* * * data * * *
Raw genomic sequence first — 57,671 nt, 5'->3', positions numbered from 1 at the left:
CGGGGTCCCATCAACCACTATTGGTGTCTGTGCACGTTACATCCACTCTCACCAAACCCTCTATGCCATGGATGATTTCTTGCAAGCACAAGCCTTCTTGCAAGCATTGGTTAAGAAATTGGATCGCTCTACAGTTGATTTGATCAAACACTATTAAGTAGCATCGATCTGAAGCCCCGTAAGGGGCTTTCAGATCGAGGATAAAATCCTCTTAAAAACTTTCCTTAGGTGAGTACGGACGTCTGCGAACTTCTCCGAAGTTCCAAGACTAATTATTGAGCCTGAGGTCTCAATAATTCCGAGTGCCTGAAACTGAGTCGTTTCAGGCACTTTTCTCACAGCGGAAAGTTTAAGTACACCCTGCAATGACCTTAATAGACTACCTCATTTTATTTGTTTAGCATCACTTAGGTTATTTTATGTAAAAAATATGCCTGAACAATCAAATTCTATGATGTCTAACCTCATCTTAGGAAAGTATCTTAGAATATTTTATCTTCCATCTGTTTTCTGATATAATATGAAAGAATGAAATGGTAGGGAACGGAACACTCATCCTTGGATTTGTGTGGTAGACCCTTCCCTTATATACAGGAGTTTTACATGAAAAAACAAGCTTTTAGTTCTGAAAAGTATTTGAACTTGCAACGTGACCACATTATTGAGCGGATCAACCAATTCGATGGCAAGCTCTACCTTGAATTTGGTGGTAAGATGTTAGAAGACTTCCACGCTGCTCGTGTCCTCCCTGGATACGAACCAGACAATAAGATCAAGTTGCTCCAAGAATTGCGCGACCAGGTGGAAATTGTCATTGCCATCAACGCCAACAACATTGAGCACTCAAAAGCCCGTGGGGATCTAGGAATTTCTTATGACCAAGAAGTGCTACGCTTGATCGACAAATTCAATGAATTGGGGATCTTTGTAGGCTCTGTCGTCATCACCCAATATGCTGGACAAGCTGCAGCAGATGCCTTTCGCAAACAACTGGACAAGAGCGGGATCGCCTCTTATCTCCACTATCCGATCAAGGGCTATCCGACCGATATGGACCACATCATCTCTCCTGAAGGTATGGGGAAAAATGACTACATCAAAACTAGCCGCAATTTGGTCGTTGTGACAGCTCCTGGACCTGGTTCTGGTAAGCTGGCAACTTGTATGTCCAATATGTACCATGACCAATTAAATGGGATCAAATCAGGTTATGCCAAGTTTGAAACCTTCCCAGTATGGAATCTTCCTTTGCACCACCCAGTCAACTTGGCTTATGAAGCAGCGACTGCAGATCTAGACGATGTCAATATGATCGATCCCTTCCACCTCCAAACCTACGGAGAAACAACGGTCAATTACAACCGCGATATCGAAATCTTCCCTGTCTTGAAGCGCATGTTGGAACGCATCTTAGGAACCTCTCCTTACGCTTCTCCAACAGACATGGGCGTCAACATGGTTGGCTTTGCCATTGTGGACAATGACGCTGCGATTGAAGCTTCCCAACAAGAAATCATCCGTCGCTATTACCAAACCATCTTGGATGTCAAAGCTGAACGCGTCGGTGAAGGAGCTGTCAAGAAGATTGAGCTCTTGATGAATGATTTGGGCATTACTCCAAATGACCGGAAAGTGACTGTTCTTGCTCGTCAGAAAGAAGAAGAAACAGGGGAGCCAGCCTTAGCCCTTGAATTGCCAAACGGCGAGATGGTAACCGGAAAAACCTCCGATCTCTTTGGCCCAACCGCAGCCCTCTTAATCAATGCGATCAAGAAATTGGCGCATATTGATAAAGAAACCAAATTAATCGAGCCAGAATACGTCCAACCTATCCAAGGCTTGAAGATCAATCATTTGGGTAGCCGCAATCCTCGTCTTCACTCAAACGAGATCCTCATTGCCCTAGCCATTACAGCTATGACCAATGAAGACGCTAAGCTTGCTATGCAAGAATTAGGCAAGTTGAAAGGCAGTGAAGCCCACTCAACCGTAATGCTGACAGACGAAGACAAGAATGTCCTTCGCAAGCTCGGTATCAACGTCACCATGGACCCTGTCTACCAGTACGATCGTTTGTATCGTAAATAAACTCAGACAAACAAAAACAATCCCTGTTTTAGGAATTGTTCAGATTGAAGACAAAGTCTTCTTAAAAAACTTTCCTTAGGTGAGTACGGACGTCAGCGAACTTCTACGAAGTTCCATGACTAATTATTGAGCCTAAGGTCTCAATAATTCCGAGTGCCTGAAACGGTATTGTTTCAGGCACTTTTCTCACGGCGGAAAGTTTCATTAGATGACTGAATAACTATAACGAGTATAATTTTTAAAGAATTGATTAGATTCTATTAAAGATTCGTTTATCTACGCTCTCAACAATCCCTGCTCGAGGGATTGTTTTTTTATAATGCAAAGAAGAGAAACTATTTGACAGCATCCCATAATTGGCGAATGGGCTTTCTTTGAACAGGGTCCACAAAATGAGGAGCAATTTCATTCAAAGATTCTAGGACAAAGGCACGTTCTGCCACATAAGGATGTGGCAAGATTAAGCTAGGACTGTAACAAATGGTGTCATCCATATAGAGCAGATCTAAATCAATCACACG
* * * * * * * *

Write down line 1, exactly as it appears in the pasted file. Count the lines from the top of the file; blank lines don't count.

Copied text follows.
Raw genomic sequence first — 57,671 nt, 5'->3', positions numbered from 1 at the left: